Before I started this blog, I had another one that I updated very infrequently with things like my birth story and oh-so-exciting anecdotes like our experiences with a huge hail storm. But there was one type of post that became an annual tradition after starting it in 2012 – a rundown of the books and movies I most enjoyed from the past year. I’m continuing that tradition here at my new blog with my 2016 lists.
But before I get to those lists, I want to just restate something from a previous post I’ve written (because I don’t mind quoting myself and because I’m too lazy to try and re-articulate the exact same sentiments) in case you’re wondering whether books and movies are relevant to the theme of this blog/the Christian life and also to give you an idea of how I personally measure the value of a book or a movie. If you weren’t wondering about any of that…too bad, you’re getting my answer anyway.
The arts and books and movies matter because they are wonderful and thought-provoking graces from God. I am one limited human living in a specific cultural context who will only experience a narrow slice of life in my time and place. But through art and storytelling, we are presented with various ideas and perspectives that broaden our horizons. Walking in the shoes of a character from a book or a movie can help us develop compassion and empathy for those whose lives look very different from our own. Art (or at least good art) makes us think, question, and wonder about the spiritual, the mundane, and the intersection of the two.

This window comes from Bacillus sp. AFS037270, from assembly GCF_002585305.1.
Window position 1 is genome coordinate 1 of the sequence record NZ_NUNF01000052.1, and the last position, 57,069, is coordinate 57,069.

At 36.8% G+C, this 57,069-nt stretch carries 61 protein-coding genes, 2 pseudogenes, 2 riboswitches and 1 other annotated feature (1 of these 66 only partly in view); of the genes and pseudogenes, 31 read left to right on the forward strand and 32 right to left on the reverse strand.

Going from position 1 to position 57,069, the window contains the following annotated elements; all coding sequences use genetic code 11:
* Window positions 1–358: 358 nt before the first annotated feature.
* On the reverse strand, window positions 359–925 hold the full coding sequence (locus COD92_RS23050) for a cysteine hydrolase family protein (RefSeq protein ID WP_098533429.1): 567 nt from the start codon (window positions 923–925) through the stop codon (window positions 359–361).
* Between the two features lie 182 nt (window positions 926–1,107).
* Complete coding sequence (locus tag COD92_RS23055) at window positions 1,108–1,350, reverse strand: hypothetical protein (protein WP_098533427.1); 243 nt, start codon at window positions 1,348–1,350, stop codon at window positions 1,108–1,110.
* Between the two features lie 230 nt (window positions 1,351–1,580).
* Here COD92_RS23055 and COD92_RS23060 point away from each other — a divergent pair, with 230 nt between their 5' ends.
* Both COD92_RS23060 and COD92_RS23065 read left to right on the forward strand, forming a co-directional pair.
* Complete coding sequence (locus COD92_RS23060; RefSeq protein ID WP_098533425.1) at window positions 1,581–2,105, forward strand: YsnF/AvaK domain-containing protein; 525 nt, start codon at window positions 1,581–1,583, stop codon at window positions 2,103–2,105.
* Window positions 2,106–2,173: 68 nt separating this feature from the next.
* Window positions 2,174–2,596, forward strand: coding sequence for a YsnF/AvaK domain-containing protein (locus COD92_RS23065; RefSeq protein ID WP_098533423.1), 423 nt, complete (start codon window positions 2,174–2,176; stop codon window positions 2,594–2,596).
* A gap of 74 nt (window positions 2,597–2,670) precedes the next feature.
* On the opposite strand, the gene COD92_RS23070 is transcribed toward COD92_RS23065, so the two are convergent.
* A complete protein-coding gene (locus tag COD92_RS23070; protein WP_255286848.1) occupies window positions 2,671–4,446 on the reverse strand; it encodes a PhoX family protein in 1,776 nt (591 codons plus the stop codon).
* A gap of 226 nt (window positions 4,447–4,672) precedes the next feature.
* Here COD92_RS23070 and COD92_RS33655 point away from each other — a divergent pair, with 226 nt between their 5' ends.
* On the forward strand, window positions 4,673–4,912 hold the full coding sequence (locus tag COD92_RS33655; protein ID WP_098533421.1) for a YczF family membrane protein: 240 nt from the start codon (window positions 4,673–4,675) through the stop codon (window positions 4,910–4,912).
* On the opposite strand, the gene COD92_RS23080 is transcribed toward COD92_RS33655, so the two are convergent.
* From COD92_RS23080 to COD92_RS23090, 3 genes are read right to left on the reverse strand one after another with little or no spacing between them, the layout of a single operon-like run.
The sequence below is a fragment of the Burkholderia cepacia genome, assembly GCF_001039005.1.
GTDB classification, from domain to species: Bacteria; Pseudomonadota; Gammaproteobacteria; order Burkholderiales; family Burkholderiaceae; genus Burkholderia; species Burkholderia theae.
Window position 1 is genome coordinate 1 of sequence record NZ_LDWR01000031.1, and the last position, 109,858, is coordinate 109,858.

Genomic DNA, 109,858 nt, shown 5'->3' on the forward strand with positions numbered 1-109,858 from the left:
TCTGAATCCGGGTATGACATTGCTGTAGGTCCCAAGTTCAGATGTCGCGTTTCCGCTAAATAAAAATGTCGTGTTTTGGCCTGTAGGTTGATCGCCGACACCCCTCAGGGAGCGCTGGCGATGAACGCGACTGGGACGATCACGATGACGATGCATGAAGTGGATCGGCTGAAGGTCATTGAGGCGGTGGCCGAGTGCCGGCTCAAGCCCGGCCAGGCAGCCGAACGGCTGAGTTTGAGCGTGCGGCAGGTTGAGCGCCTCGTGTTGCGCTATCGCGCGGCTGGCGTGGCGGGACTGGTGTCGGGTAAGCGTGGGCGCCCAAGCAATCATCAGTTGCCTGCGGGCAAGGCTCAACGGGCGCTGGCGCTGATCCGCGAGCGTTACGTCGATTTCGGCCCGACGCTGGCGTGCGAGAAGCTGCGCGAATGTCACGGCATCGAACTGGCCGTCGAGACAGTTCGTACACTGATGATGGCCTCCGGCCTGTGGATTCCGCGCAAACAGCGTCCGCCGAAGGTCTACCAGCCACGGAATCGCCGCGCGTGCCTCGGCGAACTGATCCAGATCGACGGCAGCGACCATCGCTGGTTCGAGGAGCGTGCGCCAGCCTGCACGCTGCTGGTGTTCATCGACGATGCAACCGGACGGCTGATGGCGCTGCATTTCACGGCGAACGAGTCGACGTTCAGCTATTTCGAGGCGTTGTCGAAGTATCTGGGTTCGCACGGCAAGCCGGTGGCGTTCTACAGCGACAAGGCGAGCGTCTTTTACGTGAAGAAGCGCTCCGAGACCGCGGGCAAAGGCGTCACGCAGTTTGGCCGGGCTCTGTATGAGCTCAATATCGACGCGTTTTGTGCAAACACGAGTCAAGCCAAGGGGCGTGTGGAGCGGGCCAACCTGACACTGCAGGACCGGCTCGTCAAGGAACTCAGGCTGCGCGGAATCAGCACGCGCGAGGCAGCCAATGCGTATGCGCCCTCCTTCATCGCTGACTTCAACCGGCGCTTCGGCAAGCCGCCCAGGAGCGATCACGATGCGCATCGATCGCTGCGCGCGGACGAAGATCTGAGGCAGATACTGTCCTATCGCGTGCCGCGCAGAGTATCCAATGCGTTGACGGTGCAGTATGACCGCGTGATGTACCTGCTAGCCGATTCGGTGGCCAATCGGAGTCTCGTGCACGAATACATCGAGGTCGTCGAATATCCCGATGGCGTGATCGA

With a toddler who wakes up at the same time every morning regardless of how badly we want to stay up late and generally super-early bed times for my husband and I during the week, our time for watching movies is pretty limited these days. I have a huge to-see list that just keeps growing, and we didn’t see nearly as many movies in 2016 as we have in the past. But here are some of my favorites of the few I did get to see.
- The Gift – A bit creepy but we liked the interesting take on the retribution-for-past-sins storyline.
- Mr. Holmes
- Man on Wire – I haven’t yet seen the Joseph Gordon-Levitt movie dramatizing this story, but this documentary was great.
- Mad Max: Fury Road
- O.J.: Made in America – Probably my favorite in this whole list. A nearly eight-hour documentary but absolutely fascinating in its coverage not only of the murder case, but of race relations, power, fame, hubris, and local history.
- 99 Homes
- Bigger Stronger Faster
- Endeavor – This one isn’t a movie but a TV series on PBS/Masterpiece Mystery and we really love it. The actors are great and it’s very well-written with pretty complicated storylines. It’s refreshing to have to guess at the ending as opposed to seeing it a million miles away as is the case with most things on movies and TV.
- Stranger Things